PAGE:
Dakar: Tough first day debut for Ford team with mechanical woes
San Luis, Argentina, 5 January 2014 – Team Ford Racing made its highly anticipated competitive debut on the Dakar Rally today. The event lived up to its reputation as one of the world’s toughest races with both crews unfortunately picking up mechanical woes.
Lucio Alvarez / Ronnie Graue (308) and Chris Visser / Japie Badenhorst (329) set off from Rosario just after 6 am, covering the lengthy 405 km road section before the start of the special stage in the region of Cordoba. The 180 km competitive section was extremely rocky and narrow, throwing the teams into the thick of it right from the start, with searing 36-degree heat adding to the challenge.
Unfortunately Alvarez/Graue encountered problems with the Ranger’s throttle body on the engine 100 km into the stage. They had to fit a spare unit before they were able to continue. This cost the Argentine pair approximately two hours, but they managed to complete the remaining stage and 224 km liaison to the bivouac in San Luis without further problems. The total stage time of 4 hr 25 min 44 sec saw them finish 2 hr 5 min 8 sec behind stage winners Carlos Sousa and Miguel Ramalho (Haval).
Visser/Badenhorst were running as high as ninth at the stage’s first waypoint, a mere 43 sec behind the leader. However they were sidelined when the wheel nuts sheared off the front right hub, and they had to wait for the team’s T4 race truck to arrive to conduct repairs. They managed to finish the stage, but lost a significant 4 hr 34 min 38 sec to the front-runners.
Lucio Alvarez / Ronnie Graue (308):“It has been a tough first day, and we are disappointed. After about 100 km the throttle body broke and we had no option but to stop and change it. It was a long job but it was worth it, and although we lost a lot of time we were able to finish the stage. We will take tomorrow as a new challenge and fight our way through the field.”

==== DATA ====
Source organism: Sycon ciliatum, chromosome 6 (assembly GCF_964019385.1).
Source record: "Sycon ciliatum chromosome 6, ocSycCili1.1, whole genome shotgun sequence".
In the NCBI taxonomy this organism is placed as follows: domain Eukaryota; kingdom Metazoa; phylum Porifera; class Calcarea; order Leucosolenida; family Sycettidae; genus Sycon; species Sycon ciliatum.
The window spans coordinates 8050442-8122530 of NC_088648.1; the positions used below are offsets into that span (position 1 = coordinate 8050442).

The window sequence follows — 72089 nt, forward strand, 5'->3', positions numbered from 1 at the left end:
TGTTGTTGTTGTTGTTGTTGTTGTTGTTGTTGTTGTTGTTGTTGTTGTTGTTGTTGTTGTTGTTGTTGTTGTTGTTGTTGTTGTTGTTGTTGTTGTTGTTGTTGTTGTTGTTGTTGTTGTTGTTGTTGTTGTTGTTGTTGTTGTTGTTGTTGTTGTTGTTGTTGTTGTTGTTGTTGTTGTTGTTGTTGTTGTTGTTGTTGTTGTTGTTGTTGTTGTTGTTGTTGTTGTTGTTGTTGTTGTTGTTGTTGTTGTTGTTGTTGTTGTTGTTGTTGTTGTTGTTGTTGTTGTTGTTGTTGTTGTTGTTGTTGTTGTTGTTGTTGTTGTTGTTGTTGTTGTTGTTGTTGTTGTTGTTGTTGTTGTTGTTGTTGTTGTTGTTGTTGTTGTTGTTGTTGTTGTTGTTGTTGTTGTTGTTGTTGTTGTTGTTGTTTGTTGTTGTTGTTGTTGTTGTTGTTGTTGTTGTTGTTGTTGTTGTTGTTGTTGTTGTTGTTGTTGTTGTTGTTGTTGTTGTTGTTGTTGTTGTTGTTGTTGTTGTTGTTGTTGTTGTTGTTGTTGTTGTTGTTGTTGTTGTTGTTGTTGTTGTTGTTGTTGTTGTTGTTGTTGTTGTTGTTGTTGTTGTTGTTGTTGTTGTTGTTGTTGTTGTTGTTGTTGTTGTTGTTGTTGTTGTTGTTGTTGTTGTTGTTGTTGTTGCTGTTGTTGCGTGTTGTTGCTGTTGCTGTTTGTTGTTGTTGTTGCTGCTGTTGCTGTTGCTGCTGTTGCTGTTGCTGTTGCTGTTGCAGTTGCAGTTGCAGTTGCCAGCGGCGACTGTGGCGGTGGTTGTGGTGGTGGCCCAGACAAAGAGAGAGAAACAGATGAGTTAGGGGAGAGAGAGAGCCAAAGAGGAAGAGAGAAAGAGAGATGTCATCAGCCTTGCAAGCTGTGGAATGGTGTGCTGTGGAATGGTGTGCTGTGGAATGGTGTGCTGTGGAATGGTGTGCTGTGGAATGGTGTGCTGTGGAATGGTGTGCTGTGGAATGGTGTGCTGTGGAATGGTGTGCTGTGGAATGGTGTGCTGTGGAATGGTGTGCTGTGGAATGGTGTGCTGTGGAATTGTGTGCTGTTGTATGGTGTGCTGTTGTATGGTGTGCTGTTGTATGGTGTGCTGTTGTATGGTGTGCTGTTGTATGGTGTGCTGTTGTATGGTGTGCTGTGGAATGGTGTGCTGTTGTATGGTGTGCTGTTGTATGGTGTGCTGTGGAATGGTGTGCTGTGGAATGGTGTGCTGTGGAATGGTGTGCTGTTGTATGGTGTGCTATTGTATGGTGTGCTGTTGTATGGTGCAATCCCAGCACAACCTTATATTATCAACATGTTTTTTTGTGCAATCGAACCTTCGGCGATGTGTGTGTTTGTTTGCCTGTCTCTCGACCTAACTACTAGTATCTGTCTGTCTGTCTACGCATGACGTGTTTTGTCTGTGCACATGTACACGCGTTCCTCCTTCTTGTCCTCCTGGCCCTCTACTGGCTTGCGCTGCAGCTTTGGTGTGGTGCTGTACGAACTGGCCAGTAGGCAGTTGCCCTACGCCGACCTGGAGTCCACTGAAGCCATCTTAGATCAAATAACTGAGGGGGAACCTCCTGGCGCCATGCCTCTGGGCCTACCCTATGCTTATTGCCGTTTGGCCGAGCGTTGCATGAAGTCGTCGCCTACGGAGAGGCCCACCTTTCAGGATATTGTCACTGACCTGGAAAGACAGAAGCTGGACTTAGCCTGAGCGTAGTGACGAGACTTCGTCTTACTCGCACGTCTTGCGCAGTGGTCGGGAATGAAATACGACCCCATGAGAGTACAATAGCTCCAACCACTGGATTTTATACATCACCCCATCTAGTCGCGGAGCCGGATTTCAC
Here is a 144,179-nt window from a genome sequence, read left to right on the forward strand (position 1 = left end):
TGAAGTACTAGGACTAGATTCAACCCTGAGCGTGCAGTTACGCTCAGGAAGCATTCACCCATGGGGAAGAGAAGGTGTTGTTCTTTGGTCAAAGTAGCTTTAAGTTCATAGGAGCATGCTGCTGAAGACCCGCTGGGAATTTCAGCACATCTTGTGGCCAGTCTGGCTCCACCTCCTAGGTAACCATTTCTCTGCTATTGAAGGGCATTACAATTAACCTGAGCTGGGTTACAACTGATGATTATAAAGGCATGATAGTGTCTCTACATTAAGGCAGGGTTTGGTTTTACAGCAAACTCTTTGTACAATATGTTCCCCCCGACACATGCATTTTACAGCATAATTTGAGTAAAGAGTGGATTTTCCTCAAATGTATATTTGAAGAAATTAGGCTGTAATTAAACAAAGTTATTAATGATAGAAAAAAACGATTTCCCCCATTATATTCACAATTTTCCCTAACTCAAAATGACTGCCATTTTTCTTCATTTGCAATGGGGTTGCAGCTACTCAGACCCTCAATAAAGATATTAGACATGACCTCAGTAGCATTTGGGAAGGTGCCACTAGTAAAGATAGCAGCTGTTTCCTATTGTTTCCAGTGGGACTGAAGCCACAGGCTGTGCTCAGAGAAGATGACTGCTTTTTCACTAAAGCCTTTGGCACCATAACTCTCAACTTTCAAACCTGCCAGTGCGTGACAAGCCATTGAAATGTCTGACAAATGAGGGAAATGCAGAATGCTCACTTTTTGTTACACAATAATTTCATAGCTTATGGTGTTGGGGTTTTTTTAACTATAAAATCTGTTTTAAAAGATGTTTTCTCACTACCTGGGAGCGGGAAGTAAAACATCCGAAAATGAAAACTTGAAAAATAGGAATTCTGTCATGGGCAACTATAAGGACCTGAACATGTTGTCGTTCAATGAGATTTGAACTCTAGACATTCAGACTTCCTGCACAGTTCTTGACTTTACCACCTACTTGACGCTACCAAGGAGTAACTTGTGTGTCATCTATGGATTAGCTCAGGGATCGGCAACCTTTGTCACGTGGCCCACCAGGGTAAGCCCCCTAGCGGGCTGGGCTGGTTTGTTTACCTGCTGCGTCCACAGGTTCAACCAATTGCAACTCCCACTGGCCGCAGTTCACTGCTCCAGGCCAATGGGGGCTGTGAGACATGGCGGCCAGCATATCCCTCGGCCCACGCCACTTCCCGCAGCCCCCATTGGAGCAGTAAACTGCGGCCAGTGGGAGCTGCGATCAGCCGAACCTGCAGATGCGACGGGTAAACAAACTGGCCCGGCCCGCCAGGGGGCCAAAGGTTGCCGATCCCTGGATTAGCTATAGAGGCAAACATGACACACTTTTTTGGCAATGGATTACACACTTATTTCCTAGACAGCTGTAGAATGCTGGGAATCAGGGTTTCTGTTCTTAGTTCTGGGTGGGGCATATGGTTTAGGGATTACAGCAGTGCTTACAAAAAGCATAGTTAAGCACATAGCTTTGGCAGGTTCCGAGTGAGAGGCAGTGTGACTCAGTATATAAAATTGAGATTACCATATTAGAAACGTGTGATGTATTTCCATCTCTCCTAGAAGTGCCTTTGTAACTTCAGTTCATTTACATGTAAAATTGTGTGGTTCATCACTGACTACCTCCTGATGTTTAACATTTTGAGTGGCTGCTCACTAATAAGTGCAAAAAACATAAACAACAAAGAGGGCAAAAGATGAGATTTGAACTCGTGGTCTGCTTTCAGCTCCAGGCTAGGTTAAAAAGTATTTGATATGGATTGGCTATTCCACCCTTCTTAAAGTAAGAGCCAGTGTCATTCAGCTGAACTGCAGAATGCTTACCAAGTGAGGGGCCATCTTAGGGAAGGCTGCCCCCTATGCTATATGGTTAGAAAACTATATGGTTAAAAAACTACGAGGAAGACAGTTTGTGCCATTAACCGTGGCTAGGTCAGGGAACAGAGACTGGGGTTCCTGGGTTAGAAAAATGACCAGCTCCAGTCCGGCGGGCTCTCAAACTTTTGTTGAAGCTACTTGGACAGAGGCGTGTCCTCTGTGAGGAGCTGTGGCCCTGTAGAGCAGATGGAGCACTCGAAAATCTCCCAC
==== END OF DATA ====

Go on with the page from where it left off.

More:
Neil Woolridge (Team Manager – Neil Woolridge Motorsport / Ford Racing): “It’s a disappointing start for Team Ford Racing, but these things happen in motorsport. The Dakar Rally is a very long and tough event, and we would prefer these issues to present themselves at the beginning of the race instead of close to the end. Lucio and Ronnie worked extremely hard in sweltering heat to get the car going again, which shows their determination not to give up. The team is working flat-out getting the cars ready for tomorrow. We believe that we have the cars and the crews to be competitive, and trust that both teams will be able to claw back time on the leaders.”
Tomorrow’s action: After another early start, the drivers face a 304 km liaison section before the 433 km special stage. This is the fastest special stage of the rally, at least for its first part, and will also be the one where drivers will have to face the first dunes.
It won’t just be a brief encounter with sand – in the last 100 kilometres, the exploration of the grey dunes of Nihuil will be even more intensive than during previous visits. The sand is more firm there, but the experience will provide a great deal of insight about each of the competitors’ technical skills. In short it will be a veritable test.
The day ends with a 62 km liaison to the bivouac in San Rafael.